As was the case last year, my outside linebacker grades will be composed of three parts: run defense, pass-rushing, and pass coverage.  Since pass coverage is a secondary focus of the linebackers, it will be weighted less in the final grades.  The small sample size of of plays in which 3-4 outside linebackers are in coverage means two things:

  • The final grade will be weighted heavily toward run defense and pass-rushing (5:4:1 pass-rushing : run defense : coverage).
  • Pass coverage grades will be one of the few grades we determine by the “eye test”, i.e. game film, as opposed to pure statistics.

As always, the charts below display the best statistics within a particular group circled in blue, and the worst in red.


  • DeMarcus Ware

Run Defense: A-

Ware played over 150 less snaps in 2010, yet he totaled more tackles and missed less than in 2009.  His dominance against the run is what makes him the best 3-4 outside linebacker in football.

Pass-Rushing: A

Ware led the NFL in sacks, recording them at a higher rate than in 2009.  His quarterback hits were down (likely due to stringent roughing-the-passer penalties), but his pressures increased by about 10 percent.  His 56 pressures tied last year’s mark and ranked second in the NFL behind Tamba Hali.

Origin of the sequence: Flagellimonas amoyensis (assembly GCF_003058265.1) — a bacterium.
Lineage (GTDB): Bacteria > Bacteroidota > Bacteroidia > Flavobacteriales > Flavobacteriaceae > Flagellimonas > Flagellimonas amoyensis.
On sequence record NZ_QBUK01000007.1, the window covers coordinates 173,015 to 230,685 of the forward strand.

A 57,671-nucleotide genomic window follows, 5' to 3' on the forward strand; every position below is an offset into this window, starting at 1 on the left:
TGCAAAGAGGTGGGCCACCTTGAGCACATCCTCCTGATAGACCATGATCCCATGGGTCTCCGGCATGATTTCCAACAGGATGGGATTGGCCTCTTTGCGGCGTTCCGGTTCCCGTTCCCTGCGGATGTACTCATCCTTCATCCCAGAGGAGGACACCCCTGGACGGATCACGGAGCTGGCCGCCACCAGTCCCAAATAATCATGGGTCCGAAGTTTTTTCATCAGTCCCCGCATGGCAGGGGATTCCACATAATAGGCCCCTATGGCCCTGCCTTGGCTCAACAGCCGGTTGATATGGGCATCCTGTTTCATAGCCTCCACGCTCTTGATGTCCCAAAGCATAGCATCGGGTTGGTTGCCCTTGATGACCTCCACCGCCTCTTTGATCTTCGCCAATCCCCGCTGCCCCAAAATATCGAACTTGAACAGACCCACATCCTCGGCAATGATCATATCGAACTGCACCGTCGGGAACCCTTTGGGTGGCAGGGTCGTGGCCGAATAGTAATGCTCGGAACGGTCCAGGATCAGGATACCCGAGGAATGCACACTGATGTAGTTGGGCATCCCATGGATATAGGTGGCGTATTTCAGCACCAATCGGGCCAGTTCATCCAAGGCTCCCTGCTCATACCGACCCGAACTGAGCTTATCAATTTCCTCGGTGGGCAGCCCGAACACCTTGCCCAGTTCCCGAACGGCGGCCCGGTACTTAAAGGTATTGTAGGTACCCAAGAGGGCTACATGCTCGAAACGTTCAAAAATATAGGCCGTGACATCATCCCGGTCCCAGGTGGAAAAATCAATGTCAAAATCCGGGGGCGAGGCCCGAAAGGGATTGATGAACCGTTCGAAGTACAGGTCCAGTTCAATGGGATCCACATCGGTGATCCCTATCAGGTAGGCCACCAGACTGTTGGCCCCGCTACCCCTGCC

Pass Coverage:  A-

Ware isn’t asked to drop into coverage often (only 11.5 percent of all pass plays), but he’s solid when he does.  According to Pro Football Focus, Ware allowed just 27 yards on 11 attempts that came his way in 2010.  Not bad considering he covers players that are generally quicker than him.

  • Anthony Spencer

Run Defense:  B+

Spencer regressed in all aspects in 2010, but it wasn’t as if his run defense was atrocious.  He still recorded 11 more tackles than Ware, although that number (53) was down from 67 in 2009.  Spencer also missed 10.2 percent of tackles he attempted–not a horrible number, but not “A” quality either.